to perform basic diagnostic and therapeutic maneuvers.
Effective curriculum management requires a valid and reliable system
to document the range and type of students' clinical experiences. Only by
monitoring students' opportunities for clinical encounters with a diverse
mix of patients can informed decisions be made regarding the appropriateness
of a teaching network, training sites, and the balance between inpatient and
ambulatory activities. As medical schools review their learning objectives
to better define the competencies needed by future physicians,32
it will become even more important to document the clinical educational opportunities
offered to medical students.
We investigated the applications of a new system to document key aspects
of the clinical experiences of third-year medical students in 3 clerkships
(family medicine, pediatrics, and internal medicine) at Jefferson Medical
College, Philadelphia, Pa. We provide evidence of validity and reliability,
as well as representative examples of the information produced by the system.
Jefferson's network of affiliated clinical sites includes urban, suburban,
and rural locations throughout Pennsylvania, Delaware, and New Jersey, providing
training in family medicine (6 sites), pediatrics (5 sites), and internal
medicine (8 sites). Family medicine is a 6-week, predominantly ambulatory
rotation; pediatrics is a 6-week rotation including a mix of inpatient and
ambulatory experiences; and internal medicine is a 12-week, predominantly
This project is a collaborative effort involving Jefferson Medical College's
Center for Research in Medical Education and Health Care, the Office of the
Dean, and clerkship directors. The data collection system was developed first
for the family medicine clerkship and then adapted for use in pediatrics and
internal medicine. Data collection began in 1993 for family medicine, in 1994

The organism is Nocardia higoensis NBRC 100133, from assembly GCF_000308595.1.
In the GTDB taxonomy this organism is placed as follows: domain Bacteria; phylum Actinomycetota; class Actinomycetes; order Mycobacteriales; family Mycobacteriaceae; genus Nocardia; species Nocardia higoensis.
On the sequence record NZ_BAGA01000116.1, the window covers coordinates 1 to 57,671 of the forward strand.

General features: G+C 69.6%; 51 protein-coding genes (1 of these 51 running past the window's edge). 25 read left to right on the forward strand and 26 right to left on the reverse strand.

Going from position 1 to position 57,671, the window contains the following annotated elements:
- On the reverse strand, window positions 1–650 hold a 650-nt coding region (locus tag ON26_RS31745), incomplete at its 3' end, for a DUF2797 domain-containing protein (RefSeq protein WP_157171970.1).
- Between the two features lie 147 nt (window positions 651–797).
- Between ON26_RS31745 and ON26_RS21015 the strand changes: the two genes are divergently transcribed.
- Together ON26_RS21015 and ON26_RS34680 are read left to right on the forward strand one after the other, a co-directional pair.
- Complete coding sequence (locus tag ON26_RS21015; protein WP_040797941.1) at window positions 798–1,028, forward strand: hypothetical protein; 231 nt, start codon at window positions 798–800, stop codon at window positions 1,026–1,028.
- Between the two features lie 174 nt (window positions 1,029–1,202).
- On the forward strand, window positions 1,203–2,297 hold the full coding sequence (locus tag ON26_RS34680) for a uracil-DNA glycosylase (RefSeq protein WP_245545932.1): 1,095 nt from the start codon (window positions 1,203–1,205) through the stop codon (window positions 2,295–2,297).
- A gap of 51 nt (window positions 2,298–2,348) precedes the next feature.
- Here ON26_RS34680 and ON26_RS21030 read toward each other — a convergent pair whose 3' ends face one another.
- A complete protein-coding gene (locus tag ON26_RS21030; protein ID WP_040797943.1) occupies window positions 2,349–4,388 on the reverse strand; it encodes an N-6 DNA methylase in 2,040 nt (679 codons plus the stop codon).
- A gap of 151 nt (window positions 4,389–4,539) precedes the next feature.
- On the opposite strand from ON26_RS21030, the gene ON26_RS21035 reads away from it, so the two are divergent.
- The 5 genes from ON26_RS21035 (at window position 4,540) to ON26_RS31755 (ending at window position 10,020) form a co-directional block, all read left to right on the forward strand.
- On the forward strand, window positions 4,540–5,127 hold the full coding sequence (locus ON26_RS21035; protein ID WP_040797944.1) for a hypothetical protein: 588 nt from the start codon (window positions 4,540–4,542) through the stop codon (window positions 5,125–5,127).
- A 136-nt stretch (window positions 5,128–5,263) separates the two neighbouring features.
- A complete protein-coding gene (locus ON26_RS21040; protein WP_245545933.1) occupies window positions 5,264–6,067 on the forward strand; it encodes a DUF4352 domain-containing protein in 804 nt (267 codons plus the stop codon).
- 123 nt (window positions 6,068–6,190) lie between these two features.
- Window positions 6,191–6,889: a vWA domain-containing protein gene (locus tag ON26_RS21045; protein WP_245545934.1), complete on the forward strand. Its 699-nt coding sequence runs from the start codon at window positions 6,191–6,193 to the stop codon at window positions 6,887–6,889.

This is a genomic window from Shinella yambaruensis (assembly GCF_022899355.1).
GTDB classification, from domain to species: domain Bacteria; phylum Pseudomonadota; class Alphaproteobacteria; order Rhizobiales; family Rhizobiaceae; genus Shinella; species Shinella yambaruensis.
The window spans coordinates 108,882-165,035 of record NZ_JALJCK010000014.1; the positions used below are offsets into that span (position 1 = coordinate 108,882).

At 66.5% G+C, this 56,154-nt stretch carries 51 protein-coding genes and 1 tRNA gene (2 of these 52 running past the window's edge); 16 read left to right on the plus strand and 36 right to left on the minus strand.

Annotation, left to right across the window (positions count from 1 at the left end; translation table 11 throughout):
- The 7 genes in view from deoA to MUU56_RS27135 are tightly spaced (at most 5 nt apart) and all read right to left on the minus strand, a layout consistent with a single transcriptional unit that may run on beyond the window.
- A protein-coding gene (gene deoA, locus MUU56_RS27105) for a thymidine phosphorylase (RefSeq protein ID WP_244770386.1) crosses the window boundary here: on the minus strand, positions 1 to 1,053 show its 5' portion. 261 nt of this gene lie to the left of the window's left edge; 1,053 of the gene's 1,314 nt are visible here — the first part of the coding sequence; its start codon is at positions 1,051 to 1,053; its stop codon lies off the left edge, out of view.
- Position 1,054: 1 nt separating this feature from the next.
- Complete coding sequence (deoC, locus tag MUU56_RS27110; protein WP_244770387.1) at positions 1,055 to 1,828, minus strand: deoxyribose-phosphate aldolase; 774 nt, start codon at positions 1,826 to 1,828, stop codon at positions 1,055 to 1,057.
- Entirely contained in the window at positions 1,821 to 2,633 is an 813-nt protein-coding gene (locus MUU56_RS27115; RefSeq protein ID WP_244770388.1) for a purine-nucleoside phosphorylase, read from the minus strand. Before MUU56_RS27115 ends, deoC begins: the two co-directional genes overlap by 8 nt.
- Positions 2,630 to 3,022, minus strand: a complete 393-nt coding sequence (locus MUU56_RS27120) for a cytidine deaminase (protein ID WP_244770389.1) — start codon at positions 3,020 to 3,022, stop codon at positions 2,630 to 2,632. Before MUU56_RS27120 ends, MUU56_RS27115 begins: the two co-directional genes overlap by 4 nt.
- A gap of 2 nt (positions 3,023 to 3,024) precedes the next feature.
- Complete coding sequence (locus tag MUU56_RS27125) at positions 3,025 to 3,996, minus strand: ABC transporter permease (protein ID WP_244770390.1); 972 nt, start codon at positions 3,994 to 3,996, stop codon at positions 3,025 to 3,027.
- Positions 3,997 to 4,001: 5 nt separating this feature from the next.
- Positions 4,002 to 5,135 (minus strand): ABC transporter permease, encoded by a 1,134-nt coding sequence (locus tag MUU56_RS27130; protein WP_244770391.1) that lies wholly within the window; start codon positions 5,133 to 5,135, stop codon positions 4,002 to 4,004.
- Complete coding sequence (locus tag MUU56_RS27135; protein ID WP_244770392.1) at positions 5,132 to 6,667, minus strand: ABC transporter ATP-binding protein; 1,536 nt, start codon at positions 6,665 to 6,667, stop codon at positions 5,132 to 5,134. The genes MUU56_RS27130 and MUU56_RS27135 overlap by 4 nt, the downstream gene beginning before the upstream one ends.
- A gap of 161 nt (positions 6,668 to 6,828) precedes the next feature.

for pediatrics, and in 1997 for internal medicine. The key issues addressed
by the Clinical Encounter Project include the location of encounters, case
and severity mix of patients, procedures and activities performed by students,
and students' workloads.
At the start of each clerkship students are provided with packets of
5 × 8-inch computer-read patient encounter cards and a pocket-sized
instruction booklet. While the general structure of the cards and booklets
is standard, each department has made modifications to reflect its mix of
patients. In addition to instructions for completing the cards, the booklet
contains a diagnosis list using a small subset of codes from International Classification of Diseases, Ninth Revision, Clinical Modification.33 These codes are used by students
to translate the diagnoses that they write down on the card into numerical
codes for purposes of data analyses. Also in the booklet are examples of the
logic and application of Disease Staging for classifying illness severity.34,35 Disease Staging is a clinically based
classification system with more than 400 disease categories that includes
disease etiology, organ system involvement, and severity of complications.
Severity for specific medical problems is defined in relation to the risk
of organ failure or death. The classification separates each disease into
3 stages based on the severity of its pathophysiologic manifestations. Stage
1 defines a disease with no complications (eg, appendicitis without complications);
stage 2 is a disease with local complications (eg, pneumococcal pneumonia
with empyema); stage 3 is a disease with multiple site involvement or systemic
complications (eg, asthma with respiratory failure).